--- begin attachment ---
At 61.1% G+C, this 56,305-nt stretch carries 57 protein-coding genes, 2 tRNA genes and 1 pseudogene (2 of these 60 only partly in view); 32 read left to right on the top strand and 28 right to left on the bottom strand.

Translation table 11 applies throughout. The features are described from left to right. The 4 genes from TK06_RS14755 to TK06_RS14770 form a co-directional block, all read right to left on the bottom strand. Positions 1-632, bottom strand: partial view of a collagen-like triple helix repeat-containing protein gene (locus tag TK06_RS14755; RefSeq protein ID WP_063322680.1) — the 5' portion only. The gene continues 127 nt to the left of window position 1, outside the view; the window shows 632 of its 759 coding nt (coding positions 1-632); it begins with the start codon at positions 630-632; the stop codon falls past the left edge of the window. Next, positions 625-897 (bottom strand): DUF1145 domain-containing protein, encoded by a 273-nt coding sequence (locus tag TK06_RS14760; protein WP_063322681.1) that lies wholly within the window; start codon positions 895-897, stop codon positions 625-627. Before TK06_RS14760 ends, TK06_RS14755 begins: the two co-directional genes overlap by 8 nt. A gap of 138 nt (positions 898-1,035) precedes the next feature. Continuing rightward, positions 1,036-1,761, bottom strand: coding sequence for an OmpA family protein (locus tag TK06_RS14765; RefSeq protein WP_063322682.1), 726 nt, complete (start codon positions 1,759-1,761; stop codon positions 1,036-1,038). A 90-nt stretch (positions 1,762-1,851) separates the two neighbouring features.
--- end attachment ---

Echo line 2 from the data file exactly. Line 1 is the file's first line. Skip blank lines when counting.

Translation table 11 applies throughout. The features are described from left to right. The 4 genes from TK06_RS14755 to TK06_RS14770 form a co-directional block, all read right to left on the bottom strand. Positions 1-632, bottom strand: partial view of a collagen-like triple helix repeat-containing protein gene (locus tag TK06_RS14755; RefSeq protein ID WP_063322680.1) — the 5' portion only. The gene continues 127 nt to the left of window position 1, outside the view; the window shows 632 of its 759 coding nt (coding positions 1-632); it begins with the start codon at positions 630-632; the stop codon falls past the left edge of the window. Next, positions 625-897 (bottom strand): DUF1145 domain-containing protein, encoded by a 273-nt coding sequence (locus tag TK06_RS14760; protein WP_063322681.1) that lies wholly within the window; start codon positions 895-897, stop codon positions 625-627. Before TK06_RS14760 ends, TK06_RS14755 begins: the two co-directional genes overlap by 8 nt. A gap of 138 nt (positions 898-1,035) precedes the next feature. Continuing rightward, positions 1,036-1,761, bottom strand: coding sequence for an OmpA family protein (locus tag TK06_RS14765; RefSeq protein WP_063322682.1), 726 nt, complete (start codon positions 1,759-1,761; stop codon positions 1,036-1,038). A 90-nt stretch (positions 1,762-1,851) separates the two neighbouring features.